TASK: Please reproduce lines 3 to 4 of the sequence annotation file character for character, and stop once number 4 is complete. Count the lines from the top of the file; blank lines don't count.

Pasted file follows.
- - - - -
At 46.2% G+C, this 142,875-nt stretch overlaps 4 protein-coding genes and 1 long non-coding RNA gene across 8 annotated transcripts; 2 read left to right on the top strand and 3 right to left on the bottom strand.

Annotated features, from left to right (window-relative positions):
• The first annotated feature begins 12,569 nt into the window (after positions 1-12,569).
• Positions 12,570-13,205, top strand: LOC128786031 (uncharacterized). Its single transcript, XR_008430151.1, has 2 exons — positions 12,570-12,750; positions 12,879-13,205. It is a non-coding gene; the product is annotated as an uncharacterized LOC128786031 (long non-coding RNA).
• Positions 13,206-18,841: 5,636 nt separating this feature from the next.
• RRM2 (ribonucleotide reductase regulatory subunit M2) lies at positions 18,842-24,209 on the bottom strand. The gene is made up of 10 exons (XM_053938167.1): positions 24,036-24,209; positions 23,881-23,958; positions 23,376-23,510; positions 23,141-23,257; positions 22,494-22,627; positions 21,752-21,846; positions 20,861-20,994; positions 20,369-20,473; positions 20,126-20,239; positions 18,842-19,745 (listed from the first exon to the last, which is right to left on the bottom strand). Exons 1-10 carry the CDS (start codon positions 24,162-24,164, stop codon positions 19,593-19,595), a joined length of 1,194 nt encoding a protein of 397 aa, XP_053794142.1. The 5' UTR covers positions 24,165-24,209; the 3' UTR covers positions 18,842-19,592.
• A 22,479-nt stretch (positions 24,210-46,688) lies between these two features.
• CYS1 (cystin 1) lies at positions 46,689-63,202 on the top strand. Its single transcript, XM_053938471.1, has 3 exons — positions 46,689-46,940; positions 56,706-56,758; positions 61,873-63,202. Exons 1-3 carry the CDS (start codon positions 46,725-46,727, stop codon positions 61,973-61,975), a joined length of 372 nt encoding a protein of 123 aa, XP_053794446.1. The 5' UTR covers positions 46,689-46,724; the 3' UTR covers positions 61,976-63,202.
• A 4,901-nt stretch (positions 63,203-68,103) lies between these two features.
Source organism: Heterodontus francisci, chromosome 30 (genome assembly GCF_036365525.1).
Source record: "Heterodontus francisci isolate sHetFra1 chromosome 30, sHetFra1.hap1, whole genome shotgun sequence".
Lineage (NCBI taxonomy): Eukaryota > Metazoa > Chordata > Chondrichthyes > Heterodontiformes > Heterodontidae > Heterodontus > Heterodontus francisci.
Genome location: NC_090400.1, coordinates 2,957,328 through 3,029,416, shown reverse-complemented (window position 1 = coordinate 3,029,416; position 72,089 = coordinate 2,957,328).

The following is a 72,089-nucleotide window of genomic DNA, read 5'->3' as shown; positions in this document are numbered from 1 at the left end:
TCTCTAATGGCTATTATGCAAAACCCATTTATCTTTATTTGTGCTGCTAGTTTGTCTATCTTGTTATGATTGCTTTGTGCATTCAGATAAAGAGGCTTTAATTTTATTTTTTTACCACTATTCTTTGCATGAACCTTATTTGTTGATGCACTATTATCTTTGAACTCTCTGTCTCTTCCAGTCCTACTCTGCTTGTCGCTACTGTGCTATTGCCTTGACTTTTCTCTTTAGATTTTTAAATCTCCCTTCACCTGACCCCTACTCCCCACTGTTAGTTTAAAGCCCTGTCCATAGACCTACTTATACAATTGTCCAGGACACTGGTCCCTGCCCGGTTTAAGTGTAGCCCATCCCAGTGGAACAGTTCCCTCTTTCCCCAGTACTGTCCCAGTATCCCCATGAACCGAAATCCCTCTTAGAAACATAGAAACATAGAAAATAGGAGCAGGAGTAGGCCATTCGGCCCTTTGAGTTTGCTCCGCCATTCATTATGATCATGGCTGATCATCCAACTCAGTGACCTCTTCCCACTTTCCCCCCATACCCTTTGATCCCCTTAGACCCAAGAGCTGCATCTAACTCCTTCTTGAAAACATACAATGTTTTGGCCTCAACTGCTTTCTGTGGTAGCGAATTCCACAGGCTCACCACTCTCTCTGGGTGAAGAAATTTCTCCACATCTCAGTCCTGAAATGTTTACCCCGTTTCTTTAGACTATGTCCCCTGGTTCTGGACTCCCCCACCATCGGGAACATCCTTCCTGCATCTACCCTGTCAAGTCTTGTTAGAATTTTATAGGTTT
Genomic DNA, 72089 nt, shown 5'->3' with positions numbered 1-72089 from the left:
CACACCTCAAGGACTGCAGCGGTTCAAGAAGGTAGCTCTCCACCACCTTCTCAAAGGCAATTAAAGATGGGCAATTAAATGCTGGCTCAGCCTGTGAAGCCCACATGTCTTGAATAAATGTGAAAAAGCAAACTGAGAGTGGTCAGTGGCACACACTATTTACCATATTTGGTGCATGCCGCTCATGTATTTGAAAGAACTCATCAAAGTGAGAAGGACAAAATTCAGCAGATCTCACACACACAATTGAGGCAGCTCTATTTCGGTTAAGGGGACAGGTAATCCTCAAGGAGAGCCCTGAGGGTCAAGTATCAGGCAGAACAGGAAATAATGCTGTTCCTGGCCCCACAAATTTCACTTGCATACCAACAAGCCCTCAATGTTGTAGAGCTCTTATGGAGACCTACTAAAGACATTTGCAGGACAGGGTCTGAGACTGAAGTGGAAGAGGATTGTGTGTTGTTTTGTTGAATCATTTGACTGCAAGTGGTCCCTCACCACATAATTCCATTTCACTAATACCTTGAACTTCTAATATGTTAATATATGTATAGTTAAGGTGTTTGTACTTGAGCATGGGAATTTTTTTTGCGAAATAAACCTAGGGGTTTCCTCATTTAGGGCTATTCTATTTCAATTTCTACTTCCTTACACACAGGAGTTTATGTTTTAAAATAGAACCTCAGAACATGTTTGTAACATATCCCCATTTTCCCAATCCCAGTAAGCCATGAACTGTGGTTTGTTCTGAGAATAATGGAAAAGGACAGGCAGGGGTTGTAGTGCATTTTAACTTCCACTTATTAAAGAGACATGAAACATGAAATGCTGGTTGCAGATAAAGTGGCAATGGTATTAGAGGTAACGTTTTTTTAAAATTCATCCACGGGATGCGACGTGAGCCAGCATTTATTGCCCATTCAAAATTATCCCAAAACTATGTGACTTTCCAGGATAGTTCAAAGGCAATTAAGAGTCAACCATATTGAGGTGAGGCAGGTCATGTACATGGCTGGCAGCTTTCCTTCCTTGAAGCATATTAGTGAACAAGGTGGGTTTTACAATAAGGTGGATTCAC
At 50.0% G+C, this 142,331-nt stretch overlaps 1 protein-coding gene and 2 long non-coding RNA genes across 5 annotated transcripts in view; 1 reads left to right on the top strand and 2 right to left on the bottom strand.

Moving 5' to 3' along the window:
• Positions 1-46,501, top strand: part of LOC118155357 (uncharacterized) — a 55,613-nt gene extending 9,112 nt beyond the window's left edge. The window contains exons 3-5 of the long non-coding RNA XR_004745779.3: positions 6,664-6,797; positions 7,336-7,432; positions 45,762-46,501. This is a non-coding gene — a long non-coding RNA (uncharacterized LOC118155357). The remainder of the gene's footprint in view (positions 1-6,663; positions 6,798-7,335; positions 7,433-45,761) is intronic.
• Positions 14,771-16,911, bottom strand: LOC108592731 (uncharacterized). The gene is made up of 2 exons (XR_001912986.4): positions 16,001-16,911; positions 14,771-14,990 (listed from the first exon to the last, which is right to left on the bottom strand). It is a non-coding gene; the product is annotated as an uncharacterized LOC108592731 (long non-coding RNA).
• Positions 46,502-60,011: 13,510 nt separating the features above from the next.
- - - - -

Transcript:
• The first annotated feature begins 12,569 nt into the window (after positions 1-12,569).
• Positions 12,570-13,205, top strand: LOC128786031 (uncharacterized). Its single transcript, XR_008430151.1, has 2 exons — positions 12,570-12,750; positions 12,879-13,205. It is a non-coding gene; the product is annotated as an uncharacterized LOC128786031 (long non-coding RNA).